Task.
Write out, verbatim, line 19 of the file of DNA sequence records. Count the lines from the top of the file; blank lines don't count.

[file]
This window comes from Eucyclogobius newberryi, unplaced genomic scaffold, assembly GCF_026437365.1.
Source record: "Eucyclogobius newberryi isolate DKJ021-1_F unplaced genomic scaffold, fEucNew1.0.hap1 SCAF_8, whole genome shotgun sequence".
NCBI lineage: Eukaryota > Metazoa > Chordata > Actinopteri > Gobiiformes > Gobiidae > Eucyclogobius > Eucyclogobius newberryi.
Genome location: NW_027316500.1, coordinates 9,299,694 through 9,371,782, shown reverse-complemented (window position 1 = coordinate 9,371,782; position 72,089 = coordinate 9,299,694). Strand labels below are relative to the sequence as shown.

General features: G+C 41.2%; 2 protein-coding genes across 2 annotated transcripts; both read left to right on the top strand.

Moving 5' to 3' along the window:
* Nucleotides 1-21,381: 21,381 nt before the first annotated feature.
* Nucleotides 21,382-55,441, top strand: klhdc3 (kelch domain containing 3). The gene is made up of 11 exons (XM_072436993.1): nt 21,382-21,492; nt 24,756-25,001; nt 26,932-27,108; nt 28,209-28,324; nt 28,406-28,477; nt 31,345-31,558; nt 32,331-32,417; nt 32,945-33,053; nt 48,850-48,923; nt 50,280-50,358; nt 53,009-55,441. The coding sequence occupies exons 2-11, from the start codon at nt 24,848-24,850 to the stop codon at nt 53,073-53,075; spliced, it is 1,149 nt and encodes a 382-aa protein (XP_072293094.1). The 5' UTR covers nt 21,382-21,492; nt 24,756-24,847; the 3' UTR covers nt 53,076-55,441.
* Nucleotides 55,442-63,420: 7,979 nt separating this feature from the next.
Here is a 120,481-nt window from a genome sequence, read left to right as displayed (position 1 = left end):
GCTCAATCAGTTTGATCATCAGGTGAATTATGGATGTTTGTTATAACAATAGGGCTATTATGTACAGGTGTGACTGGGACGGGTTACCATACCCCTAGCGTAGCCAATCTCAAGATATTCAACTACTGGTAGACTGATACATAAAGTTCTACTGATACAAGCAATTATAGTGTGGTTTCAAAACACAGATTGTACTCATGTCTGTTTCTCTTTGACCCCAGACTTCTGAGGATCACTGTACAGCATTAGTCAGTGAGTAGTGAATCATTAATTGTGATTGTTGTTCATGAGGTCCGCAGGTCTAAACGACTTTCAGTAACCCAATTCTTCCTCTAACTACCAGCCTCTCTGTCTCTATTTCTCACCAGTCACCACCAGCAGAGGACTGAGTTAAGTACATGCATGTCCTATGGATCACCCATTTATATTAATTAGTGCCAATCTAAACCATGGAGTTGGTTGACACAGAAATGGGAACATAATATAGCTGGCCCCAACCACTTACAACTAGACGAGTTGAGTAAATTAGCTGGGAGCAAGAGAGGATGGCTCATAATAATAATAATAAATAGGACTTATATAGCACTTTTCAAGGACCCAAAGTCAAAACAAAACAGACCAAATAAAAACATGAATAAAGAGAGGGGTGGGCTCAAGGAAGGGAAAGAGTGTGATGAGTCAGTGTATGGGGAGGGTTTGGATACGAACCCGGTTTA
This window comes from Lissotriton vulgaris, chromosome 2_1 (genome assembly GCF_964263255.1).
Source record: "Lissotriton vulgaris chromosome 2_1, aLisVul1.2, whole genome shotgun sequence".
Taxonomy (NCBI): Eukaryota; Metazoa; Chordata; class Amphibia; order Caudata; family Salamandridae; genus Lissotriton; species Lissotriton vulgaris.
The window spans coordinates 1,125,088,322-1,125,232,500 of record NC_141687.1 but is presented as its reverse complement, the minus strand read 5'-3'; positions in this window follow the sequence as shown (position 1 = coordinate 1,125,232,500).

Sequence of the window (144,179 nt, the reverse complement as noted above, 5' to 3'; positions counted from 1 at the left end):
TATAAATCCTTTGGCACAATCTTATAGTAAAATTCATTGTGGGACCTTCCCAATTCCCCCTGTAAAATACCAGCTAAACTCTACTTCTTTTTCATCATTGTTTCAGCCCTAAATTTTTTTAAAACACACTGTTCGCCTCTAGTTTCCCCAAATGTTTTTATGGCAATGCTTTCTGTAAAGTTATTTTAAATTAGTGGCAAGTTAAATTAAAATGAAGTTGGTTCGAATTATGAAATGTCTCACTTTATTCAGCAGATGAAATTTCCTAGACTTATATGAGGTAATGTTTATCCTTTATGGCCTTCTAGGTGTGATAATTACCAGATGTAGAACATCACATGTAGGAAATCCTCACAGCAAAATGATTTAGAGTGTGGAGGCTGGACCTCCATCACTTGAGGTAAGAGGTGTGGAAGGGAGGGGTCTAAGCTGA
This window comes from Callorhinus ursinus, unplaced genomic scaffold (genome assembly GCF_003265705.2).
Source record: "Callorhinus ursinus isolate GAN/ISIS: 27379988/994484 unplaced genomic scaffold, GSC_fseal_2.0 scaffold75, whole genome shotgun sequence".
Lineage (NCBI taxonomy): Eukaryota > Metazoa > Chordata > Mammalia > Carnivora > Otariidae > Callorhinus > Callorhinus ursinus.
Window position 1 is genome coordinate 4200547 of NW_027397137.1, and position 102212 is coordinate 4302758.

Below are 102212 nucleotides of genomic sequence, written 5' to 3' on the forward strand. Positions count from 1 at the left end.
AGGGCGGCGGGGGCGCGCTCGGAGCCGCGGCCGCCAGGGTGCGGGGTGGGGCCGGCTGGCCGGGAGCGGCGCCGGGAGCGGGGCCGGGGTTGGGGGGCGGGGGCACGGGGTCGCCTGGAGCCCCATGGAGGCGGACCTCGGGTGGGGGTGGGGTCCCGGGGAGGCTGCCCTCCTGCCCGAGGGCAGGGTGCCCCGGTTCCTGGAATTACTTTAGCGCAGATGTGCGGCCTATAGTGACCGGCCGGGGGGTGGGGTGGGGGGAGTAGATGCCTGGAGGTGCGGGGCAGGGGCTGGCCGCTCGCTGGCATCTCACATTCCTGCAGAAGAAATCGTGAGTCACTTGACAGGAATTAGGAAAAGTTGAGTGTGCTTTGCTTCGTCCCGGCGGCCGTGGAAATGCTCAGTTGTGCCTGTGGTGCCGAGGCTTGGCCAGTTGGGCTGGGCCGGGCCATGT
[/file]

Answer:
Source record: "Callorhinus ursinus isolate GAN/ISIS: 27379988/994484 unplaced genomic scaffold, GSC_fseal_2.0 scaffold75, whole genome shotgun sequence".